Over the past 20 years, organic compounds have increasingly found applications as active materials in devices such as computer displays or solar cells. Our group is mainly interested in synthesizing molecular materials for use in new-generation solar cells (e.g. bulk heterojunction solar cells, perovskite solar cells). Some important goals in this field include the preparation of fullerene or non-fullerene electron acceptors that can surpass the efficiency of the gold standard fullerene PC70BM, the synthesis of hole transporting materials that boost the efficiency of perovskite solar cells, and a supramolecular approach for achieving an interdigitated heterojunction solar cell.
Supramolecular Chemistry of Curved Pi-Systems
Highly strained π-systems such as the macrocyclic cycloparaphenylenes ([n]CPPs) have recently attracted much attention due to their challenging syntheses and unusual optoelectronic properties. We are interested in the strong, non-covalent interactions between these shape-persistent macrocycles and synthetic carbon allotropes such as C60, C70 or single-walled carbon allotropes.
In our first contributions in this area, we made use of the supramolecular chemistry of nanohoop CPP to prepare and investigate a very unusual rotaxane and to study the photophysics of electron transfer with a range of fullerenes, including the previsouly poorly understood dimeric compound (C60)2.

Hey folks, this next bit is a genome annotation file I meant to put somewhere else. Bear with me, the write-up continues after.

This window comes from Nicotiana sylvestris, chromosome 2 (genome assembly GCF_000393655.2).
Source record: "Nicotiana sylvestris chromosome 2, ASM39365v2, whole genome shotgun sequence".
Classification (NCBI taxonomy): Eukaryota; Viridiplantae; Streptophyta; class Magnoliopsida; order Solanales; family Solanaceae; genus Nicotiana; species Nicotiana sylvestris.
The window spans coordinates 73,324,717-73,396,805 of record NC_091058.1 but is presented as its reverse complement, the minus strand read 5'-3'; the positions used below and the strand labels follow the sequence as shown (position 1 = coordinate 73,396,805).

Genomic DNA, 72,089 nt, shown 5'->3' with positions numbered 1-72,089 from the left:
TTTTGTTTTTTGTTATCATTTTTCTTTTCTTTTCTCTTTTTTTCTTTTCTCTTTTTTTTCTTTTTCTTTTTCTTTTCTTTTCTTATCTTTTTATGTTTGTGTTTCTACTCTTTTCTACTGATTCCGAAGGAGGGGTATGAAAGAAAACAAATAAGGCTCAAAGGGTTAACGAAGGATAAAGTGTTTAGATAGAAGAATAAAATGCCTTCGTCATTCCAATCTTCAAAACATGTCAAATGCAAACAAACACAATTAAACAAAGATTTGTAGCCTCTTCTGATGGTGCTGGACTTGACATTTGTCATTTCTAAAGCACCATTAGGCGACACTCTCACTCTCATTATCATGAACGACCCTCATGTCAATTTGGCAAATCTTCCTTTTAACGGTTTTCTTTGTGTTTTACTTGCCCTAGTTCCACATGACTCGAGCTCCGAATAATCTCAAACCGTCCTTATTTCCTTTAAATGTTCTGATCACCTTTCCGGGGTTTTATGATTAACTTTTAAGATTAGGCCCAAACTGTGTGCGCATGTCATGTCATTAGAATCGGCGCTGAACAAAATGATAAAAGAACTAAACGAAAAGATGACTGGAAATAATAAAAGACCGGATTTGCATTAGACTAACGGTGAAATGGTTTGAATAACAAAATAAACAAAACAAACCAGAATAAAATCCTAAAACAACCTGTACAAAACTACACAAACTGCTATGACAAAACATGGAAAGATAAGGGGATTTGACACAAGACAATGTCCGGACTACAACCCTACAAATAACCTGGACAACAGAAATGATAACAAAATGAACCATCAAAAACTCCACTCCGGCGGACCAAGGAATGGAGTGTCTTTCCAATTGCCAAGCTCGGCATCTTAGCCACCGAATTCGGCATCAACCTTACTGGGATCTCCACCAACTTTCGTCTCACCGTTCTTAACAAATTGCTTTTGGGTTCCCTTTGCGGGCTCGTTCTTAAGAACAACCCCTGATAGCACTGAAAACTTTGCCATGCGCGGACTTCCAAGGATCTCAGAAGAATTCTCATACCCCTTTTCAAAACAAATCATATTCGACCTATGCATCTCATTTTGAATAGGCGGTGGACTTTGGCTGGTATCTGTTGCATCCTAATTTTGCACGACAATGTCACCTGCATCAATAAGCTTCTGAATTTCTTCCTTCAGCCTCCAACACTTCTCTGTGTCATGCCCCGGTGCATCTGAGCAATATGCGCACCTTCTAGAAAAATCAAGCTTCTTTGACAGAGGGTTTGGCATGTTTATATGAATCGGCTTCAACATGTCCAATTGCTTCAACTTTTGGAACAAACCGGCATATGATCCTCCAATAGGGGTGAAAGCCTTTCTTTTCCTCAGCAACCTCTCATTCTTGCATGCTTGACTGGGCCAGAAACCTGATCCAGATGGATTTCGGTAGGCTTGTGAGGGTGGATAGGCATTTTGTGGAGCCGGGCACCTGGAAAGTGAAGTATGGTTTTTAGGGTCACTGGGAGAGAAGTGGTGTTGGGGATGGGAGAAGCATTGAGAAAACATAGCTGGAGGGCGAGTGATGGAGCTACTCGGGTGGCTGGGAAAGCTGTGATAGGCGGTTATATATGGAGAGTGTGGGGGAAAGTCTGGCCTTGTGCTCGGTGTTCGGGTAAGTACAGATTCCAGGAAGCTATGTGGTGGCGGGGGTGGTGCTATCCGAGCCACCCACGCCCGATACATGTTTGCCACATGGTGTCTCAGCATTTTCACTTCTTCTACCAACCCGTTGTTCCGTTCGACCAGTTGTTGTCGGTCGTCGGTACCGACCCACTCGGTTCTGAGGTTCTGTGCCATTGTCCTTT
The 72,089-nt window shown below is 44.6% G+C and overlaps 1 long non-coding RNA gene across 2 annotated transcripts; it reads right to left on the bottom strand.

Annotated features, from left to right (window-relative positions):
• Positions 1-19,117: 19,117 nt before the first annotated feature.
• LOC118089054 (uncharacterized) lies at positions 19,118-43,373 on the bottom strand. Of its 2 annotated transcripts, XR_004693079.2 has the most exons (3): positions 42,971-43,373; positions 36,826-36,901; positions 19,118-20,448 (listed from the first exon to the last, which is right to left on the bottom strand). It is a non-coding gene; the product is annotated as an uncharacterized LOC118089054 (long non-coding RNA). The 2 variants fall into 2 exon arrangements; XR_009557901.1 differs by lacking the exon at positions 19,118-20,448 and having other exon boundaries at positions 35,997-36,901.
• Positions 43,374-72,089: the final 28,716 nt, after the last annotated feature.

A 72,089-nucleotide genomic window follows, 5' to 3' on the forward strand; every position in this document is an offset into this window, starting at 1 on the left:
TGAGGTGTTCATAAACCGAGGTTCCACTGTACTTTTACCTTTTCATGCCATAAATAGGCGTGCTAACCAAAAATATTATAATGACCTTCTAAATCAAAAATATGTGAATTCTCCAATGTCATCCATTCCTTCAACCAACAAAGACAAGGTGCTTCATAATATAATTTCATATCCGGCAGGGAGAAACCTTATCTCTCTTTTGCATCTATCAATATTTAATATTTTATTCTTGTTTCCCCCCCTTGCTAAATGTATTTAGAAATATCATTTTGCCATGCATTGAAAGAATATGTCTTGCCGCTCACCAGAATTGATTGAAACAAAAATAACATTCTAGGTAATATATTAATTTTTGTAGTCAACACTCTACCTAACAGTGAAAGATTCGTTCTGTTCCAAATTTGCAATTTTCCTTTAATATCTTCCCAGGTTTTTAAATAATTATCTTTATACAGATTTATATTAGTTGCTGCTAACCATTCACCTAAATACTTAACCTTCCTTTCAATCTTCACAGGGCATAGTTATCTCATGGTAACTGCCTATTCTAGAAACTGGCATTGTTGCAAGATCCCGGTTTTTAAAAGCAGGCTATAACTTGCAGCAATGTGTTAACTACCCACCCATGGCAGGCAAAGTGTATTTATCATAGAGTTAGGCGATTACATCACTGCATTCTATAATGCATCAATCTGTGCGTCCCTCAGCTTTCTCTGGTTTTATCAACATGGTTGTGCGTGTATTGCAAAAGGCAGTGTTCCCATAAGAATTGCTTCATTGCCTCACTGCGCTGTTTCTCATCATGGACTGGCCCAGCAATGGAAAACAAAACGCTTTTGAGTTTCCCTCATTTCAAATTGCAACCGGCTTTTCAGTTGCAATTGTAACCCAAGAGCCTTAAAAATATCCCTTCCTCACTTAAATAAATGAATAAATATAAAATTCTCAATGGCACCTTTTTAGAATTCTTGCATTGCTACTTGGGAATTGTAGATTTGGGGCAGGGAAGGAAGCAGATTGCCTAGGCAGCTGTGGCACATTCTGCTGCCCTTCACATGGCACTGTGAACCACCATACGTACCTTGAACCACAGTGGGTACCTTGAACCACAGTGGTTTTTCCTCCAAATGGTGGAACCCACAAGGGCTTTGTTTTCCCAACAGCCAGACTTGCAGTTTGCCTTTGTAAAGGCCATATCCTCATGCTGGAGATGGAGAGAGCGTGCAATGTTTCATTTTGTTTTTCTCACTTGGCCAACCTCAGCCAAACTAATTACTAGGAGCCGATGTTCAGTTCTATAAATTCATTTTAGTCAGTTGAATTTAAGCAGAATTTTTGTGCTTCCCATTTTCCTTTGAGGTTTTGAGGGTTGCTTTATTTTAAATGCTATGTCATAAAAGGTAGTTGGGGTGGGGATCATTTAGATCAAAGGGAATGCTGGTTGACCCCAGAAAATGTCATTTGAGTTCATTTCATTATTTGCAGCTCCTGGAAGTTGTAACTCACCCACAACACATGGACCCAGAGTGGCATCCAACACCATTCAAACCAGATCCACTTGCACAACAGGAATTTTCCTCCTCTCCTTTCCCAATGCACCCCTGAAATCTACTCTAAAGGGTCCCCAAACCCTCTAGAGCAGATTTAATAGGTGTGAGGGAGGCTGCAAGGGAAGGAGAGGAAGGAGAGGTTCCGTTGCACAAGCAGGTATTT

Fullerenes in Organic Solar Cells
Due to a rapid decline of their production cost, fullerenes and their derivatives continue to be priviledged electron acceptors in organic photovoltaic devices.
In a first project, we wondered why prior to 2014, there were no reports of azafullerenes as electron acceptors in organic solar cells and we could demonstrate (in collaboration with Prof. Palomares, ICIQ Tarragona) that our new compound DPC59N indeed outperformed PC60BM in respect to short circuit current (JSC) and external quantum efficiency (EQE) in blends with polymeric donor P3HT.
In a second project, we teamed up with Profs. Brabec (Erlangen) and McGehee (Stanford) to investigate in great detail how the dimerization of fullerenes in the photovoltaic device affects the power conversion efficiency and how these losses can be minimized by a suitable annealing techniques.
(Highlighted as JACS Spotlight)